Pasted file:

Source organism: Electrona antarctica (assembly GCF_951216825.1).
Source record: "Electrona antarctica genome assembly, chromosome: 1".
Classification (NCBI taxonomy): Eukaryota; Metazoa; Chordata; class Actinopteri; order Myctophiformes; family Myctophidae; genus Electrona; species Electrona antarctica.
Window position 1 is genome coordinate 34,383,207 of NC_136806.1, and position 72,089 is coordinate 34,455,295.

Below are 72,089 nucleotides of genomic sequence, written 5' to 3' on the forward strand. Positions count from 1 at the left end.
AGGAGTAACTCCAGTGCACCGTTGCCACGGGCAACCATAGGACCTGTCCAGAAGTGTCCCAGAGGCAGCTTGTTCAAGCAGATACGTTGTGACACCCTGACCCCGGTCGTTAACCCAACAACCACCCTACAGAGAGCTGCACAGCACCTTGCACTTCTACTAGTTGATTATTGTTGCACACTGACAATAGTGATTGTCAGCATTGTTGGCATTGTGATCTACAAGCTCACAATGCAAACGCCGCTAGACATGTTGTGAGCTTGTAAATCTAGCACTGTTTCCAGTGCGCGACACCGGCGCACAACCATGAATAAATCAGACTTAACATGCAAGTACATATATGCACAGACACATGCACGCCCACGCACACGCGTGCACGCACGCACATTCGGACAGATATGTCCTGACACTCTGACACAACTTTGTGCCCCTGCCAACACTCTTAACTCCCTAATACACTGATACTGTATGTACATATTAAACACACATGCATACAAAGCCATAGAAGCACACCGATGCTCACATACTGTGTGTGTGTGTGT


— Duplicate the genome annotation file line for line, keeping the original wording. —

Source organism: Electrona antarctica (assembly GCF_951216825.1).
Source record: "Electrona antarctica genome assembly, chromosome: 1".
Classification (NCBI taxonomy): Eukaryota; Metazoa; Chordata; class Actinopteri; order Myctophiformes; family Myctophidae; genus Electrona; species Electrona antarctica.
Window position 1 is genome coordinate 34,383,207 of NC_136806.1, and position 72,089 is coordinate 34,455,295.

Below are 72,089 nucleotides of genomic sequence, written 5' to 3' on the forward strand. Positions count from 1 at the left end.
AGGAGTAACTCCAGTGCACCGTTGCCACGGGCAACCATAGGACCTGTCCAGAAGTGTCCCAGAGGCAGCTTGTTCAAGCAGATACGTTGTGACACCCTGACCCCGGTCGTTAACCCAACAACCACCCTACAGAGAGCTGCACAGCACCTTGCACTTCTACTAGTTGATTATTGTTGCACACTGACAATAGTGATTGTCAGCATTGTTGGCATTGTGATCTACAAGCTCACAATGCAAACGCCGCTAGACATGTTGTGAGCTTGTAAATCTAGCACTGTTTCCAGTGCGCGACACCGGCGCACAACCATGAATAAATCAGACTTAACATGCAAGTACATATATGCACAGACACATGCACGCCCACGCACACGCGTGCACGCACGCACATTCGGACAGATATGTCCTGACACTCTGACACAACTTTGTGCCCCTGCCAACACTCTTAACTCCCTAATACACTGATACTGTATGTACATATTAAACACACATGCATACAAAGCCATAGAAGCACACCGATGCTCACATACTGTGTGTGTGTGTGT